Fri 16 Oct 2015


WA Maritime Museum

Dr Michael McCarthy, Curator, Maritime Archaeology, WA Museum

Aboriginal people from the north west of WA have valued, collected and traded pearl shell for many thousands of years, and were the mainstay divers of the European pearling industry from 1865 until the arrival of 'Malays' around 1872. Both groups were 'naked divers' (using no aids or protective clothing) and for a while dived alongside the 'hard hat' divers of the Broome era. 

It is incorrectly assumed that pearl diving on Australia's north coast began with the hard hat divers of Broome, Darwin and the Torres Strait.  The industry actually began thousands of years ago with the coast Aborigines who waded for shell at low water and traded shell far inland. When they started to dive in mid- 1868 the Aborigines – especially the women – became noted for their ability underwater. As the industry grew and their numbers were depleted, 'Malays' (as folk from the islands north of Australia were generally, though incorrectly, known) were imported as indentured labour with, in one instance, 120 boys aged 12-14 brought here in the SS Xantho. Soon 'naked diving' occurred alongside 'apparatus divers' (who were using hard hat technology). Despite this, by the late 1880s the hard hat had come to characterise diving in Broome, Darwin and the Torres strait.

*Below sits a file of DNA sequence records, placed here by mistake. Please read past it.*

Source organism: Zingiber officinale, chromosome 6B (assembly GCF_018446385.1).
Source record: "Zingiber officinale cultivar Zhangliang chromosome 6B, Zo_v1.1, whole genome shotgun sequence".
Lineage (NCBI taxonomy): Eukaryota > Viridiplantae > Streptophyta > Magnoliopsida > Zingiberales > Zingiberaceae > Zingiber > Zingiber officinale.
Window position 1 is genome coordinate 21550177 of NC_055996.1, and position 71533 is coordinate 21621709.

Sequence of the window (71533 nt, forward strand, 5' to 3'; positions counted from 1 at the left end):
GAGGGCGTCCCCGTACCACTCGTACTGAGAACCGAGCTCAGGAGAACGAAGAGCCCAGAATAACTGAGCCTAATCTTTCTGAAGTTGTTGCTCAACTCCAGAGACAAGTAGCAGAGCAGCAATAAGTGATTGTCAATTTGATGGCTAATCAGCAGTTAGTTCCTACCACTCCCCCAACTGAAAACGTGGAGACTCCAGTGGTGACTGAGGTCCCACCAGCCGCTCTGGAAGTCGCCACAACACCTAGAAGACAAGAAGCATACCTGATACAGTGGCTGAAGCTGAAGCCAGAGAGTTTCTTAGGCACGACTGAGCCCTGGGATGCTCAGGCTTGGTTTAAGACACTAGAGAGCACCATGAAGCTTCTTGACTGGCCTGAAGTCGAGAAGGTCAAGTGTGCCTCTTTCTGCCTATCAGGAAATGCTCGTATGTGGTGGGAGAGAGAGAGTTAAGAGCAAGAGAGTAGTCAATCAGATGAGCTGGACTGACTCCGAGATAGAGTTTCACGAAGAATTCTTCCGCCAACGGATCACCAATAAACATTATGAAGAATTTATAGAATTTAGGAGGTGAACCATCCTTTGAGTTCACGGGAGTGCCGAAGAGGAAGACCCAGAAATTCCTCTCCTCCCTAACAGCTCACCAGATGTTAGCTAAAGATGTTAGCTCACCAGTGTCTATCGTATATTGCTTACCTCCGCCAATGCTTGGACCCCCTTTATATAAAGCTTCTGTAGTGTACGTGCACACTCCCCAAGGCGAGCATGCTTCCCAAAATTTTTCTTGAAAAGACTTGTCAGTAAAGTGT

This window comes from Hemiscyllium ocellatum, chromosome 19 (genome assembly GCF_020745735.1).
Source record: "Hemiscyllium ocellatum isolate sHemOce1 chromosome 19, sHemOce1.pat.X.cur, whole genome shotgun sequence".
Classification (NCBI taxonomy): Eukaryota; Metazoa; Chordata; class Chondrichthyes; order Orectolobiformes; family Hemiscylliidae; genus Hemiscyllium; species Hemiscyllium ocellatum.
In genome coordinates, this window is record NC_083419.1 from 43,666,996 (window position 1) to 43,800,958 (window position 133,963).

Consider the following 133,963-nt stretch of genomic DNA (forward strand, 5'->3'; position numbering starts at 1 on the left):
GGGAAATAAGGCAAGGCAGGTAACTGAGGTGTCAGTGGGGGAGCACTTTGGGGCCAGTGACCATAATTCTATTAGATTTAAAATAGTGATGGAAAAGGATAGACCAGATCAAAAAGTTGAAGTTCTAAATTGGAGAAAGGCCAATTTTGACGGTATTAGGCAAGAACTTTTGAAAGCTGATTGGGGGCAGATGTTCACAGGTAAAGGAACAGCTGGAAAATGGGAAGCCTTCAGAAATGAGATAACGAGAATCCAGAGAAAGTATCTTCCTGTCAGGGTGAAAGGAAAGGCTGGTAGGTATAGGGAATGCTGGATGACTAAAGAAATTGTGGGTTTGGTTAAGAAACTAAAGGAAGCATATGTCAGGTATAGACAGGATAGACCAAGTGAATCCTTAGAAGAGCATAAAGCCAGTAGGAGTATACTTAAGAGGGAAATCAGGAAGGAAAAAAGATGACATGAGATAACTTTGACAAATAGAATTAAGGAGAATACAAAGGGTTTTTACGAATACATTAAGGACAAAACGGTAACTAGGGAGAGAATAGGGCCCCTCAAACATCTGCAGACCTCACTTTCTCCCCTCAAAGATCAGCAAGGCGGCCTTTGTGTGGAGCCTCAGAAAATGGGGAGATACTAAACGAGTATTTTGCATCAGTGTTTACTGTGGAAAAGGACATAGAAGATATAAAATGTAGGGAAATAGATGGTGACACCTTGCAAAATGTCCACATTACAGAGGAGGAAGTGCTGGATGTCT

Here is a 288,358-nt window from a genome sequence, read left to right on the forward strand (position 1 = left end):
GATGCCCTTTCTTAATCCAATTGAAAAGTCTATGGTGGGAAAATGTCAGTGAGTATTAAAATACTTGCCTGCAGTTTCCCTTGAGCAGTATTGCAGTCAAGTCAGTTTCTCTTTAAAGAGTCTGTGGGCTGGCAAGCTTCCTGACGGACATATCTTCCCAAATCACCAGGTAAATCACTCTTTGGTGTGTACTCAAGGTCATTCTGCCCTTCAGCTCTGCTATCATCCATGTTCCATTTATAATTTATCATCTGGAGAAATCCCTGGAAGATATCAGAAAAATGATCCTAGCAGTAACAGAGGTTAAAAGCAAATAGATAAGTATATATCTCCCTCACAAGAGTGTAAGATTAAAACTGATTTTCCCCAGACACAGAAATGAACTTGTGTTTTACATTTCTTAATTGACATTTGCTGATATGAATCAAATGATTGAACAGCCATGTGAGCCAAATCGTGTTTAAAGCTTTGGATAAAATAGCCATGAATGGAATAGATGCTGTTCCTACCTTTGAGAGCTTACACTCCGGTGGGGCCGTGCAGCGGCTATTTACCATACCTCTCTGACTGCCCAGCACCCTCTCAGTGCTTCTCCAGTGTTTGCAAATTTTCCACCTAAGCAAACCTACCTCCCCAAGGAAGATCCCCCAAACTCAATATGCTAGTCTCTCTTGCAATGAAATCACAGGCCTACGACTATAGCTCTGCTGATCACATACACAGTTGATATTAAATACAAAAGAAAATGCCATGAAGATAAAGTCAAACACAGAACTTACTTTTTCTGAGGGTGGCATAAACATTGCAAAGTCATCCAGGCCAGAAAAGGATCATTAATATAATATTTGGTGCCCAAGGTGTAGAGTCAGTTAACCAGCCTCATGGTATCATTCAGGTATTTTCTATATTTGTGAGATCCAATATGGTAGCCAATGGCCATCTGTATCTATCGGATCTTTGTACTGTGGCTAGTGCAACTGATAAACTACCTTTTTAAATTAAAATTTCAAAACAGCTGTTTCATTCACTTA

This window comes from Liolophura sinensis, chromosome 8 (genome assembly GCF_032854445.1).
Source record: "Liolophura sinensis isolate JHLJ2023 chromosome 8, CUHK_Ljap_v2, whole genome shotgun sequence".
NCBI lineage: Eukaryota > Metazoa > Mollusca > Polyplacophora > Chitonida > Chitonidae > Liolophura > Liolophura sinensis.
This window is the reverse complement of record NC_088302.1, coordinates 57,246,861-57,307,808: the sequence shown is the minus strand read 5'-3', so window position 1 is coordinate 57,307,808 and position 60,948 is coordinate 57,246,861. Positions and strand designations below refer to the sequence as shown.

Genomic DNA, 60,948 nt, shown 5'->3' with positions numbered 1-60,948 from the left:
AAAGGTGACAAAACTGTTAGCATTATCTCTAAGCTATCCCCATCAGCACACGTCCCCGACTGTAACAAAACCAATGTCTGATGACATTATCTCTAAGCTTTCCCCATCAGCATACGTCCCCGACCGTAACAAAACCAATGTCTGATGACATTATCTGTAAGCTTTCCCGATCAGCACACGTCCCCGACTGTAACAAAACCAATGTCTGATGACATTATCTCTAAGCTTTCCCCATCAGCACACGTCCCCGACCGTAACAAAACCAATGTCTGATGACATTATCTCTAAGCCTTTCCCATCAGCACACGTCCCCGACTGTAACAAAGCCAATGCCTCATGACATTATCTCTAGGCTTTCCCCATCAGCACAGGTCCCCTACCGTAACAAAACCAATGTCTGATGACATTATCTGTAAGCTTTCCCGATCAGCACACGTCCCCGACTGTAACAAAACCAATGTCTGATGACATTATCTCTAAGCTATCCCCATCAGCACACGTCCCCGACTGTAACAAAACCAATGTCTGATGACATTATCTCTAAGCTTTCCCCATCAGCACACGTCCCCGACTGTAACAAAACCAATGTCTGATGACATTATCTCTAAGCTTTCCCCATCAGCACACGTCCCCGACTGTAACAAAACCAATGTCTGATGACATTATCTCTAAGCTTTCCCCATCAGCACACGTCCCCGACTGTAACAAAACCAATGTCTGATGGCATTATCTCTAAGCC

Join Dr Michael (Mack) McCarthy as he reveals the remarkable tradition of indigenous diving in Broome as part of the complex story of pearling in WA.

Cost: Free event

Bookings: Essential call 1300 134 081

Where: NWS Theatre

Online Booking

Naked diving off the NW coast in 1989

Naked diving off the NW coast in 1989

Jon Carpenter, WA Museum

Getting Here

Google map of Western Australian Museum - Fremantle


Victoria Quay,
Western Australia,

1300 134 081

Google map of Western Australian Museum - Fremantle

By Train
The WA Maritime Museum is located within walking distance of Fremantle Station visit the Transperth website for timetables.

By Bus
The WA Maritime Museum is serviced by the free Fremantle Cat Service, at stop 24. Visit the Transperth website for timetables and details.

By Car
Paid parking is available in the City of Fremantle car park just outside the WA Shipwrecks Museum. Additional paid parking is available in the Wilsons car park at the WA Maritime Museum, Victoria Quay which is a short walk from the WA Shipwrecks Museum.

By Ferry
Captain Cook Cruises offer a range of ferry services from Perth which stop nearby at B-Shed ferry terminal.

Comprehensive accessibility information about the WA Maritime Museum can be found on the Access WA website.